Actions (Greater Than) Words

My mind works in a weird, and winding, and tangly way.

For example, the other day, I was driving along, and RANDOMLY (my mind is weird, winding, tangly, AND random) thought, “Is it strange that I don’t have any recipes that are my “speciality?”

You know, like “Hayley’s Famous Enchiladas”, or “Hayley’s Killer Brownies.” Something that when my boys grow up one day, they will say, “I sure do miss mom’s ______.”  Some special recipe to pass down to my daughters- in-law and say “now make sure you cook this for my boy! It’s his favorite, you know!” (Gawd, THAT would be annoying).  

Nope, I’ve got nothing like that. We kind of survive on spaghetti, salmon, tacos/taco salad/lettuce wrapped tacos/taco meat in a bowl, and yes…enchiladas. But they certainly aren’t “famous.”  My kids eat a lot of chicken tenders, macaroni and cheese, and blueberries too (I buy organic, ok? I’m a mediocre mother, but I DO ensure my children eat their junk organically).  

Anyway, I started wondering why that is the case. Why DON’T I have “specialties?” Which led me to consider the fact that MY mom is the same way. Now I’m not saying this is a bad thing. My mom is a FANTASTIC mom, and was incredibly nurturing. She cared for us well, and went over and above in MANY ways. She had plenty of other “things,” but “Mom’s Speciality” in the kitchen just wasn’t necessarily her thing. My siblings and I survived fine this way, and I believe my children are thriving spectacularly as well.  I don’t really consider it a “negative,” and I’m not all that concerned about any of it.  

The thing that struck me, however, was this: it’s not as though my mom ever sat down and told me, “We don’t place a ton of emphasis on elaborately cooked meals. In fact, we believe elaborately cooked meals are a bad thing, and I am strongly recommending that you never make elaborately cooked meals for your family either.” No conversation like that ever occurred. Rather, this was simply something that I observed…something that was my “norm”…and therefore, it’s what I’ve now carried on into my own little family.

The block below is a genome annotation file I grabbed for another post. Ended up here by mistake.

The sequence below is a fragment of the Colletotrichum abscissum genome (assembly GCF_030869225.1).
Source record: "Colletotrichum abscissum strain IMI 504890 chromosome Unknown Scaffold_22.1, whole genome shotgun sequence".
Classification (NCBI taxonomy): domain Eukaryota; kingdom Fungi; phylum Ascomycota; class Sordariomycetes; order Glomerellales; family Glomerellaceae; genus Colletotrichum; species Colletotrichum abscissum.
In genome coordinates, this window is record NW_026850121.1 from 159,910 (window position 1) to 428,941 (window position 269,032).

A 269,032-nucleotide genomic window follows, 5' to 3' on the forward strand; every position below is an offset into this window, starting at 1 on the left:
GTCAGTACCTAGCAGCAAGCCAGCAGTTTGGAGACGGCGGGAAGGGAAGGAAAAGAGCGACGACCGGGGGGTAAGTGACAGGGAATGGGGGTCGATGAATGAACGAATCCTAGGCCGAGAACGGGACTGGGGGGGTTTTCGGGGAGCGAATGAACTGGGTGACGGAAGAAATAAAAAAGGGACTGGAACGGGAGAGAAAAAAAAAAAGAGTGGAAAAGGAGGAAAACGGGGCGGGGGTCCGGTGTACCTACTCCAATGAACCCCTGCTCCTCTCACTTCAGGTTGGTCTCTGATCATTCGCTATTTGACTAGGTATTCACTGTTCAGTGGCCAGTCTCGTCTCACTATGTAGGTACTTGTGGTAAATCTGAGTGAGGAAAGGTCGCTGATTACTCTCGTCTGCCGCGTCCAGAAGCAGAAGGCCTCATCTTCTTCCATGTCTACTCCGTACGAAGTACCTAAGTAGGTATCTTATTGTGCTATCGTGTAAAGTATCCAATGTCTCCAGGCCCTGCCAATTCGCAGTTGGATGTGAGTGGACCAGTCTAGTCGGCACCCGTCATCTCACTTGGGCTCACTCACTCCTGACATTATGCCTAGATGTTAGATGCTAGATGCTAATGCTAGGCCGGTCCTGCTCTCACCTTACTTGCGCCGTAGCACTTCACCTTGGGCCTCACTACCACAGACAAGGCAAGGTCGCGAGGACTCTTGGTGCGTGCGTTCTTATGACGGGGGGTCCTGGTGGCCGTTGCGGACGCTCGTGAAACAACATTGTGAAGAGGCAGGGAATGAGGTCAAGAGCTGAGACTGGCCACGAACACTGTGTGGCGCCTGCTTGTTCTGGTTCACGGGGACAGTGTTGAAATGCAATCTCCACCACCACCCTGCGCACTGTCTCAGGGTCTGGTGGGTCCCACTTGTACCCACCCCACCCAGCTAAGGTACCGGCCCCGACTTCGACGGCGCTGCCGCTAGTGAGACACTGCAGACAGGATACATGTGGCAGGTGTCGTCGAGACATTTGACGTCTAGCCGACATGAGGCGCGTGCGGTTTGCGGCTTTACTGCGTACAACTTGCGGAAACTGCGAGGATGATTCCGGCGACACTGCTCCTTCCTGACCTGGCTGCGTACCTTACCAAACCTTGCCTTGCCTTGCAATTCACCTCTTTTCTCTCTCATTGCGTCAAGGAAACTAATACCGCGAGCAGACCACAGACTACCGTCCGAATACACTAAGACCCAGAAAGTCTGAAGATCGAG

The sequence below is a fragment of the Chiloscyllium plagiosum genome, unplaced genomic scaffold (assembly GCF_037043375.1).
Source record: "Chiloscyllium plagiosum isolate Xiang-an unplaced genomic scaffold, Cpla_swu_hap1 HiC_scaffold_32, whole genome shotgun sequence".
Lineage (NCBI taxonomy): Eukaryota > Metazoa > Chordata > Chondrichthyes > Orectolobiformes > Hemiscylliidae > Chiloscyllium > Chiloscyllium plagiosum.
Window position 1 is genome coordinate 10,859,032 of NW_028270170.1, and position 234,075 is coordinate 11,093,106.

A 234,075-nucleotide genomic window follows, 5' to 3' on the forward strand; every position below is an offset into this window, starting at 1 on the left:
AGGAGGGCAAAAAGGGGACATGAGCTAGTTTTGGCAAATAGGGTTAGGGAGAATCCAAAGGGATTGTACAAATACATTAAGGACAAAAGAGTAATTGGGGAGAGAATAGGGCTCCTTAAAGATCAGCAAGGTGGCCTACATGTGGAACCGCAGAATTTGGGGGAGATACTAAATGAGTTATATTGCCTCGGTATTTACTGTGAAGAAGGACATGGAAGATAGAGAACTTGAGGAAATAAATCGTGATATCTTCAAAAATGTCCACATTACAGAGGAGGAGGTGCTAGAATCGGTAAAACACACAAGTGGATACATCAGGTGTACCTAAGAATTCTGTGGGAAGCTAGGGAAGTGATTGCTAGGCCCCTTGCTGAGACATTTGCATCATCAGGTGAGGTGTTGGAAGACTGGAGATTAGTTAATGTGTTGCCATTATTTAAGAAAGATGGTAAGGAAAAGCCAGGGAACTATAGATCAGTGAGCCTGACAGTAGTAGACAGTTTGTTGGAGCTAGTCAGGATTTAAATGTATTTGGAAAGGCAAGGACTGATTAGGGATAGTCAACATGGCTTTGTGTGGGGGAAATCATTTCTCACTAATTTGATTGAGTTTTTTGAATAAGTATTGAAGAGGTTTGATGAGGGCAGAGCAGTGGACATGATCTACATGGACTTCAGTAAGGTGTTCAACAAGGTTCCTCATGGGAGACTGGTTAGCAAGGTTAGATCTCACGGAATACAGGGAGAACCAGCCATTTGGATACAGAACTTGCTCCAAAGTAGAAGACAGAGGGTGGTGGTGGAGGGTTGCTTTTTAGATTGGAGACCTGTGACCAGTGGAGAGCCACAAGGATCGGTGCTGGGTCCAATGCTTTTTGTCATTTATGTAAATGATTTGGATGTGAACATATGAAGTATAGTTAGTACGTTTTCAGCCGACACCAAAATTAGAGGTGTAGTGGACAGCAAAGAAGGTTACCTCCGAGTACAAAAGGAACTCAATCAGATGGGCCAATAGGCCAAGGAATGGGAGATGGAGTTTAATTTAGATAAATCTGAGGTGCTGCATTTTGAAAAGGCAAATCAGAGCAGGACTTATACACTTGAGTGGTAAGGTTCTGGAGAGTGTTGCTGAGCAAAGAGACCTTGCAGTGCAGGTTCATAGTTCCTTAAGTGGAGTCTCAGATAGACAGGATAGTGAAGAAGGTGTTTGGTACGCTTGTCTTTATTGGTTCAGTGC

So as I’ve said three times now, the meal thing isn’t a bad thing. But it did get me thinking: if this is the way it works…if children are way more shaped by what they observe and WHAT THEY ARE ACCUSTOMED TO than what is actually being SAID to them… ARE there some negative habits or behaviors of mine that my children are observing, that have now just become their norm?

Why yes. Yes there are.  

I can think of a ton:

  • rushing
  • running behind
  • impatience (towards them, towards other drivers on the road, towards Netflix when it’s moving too slowly, and the list goes on and on)
  • guzzling diet cokes like they are going out of style (even though my kids remind ME that they are unhealthy)
  • playing on my phone too much (all the while harping at them about the negative effects of too much screen time)

I could LITERALLY go on and on. Right now I have no less than 20 more examples in my head.  

What’s ironic though, is that I am pretty masterful and eloquent at heart-to-heart talks (if I do say so myself). Not only do I rock at them, my boys and I have them pretty frequently. And during those talks, we cover ALL of those topics. The importance of patience, of planning ahead, of giving other people grace, EVEN when it’s undeserved, of taking care of your body, of sharpening your mind by reading and learning and exploring outside. We talk about ALL of that. But now, as I’m thinking this whole thing through, I bet if I’m lucky, 5% of the words I’m saying to them during these talks are even being heard. And of that 5%, maybe 1% is actually resonating with them.  99% of what is shaping them, is that which they are OBSERVING. Yikes!!! This is SCARY. And yet…it’s a good wake up call.

All talk and no action isn’t ONLY a factor when we are discussing building good habits into our children.  

It comes into play with discipline, too. I talk a big game…but I don’t often back it up. Too many threats, not enough follow through.  

And how about this? I bet all of us are good at vocalizing to our children how much we love them. I know I am. I probably tell my kids a million times a day how much I love them, how special they are, how thankful I am for them. Master of words here, remember? And yet, that doesn’t stop me, five minutes later, from rolling my eyes at them (when I THINK they don’t see, but they do). Sighing with impatience. Snapping at them. Seeming less than thrilled at the prospect of “having to” play Star Wars or sword fight with them.  It’s great that I’ve verbalized how I feel about them, and yet…once again, my actions aren’t really backing that up.  

The theme here (in case I’ve lost you with all my tangly, winding, randomness) is that we would probably ALL be better parents if we focused our attention more on actions, and less on talk, in EVERY aspect of our parenting.  

Action > Words

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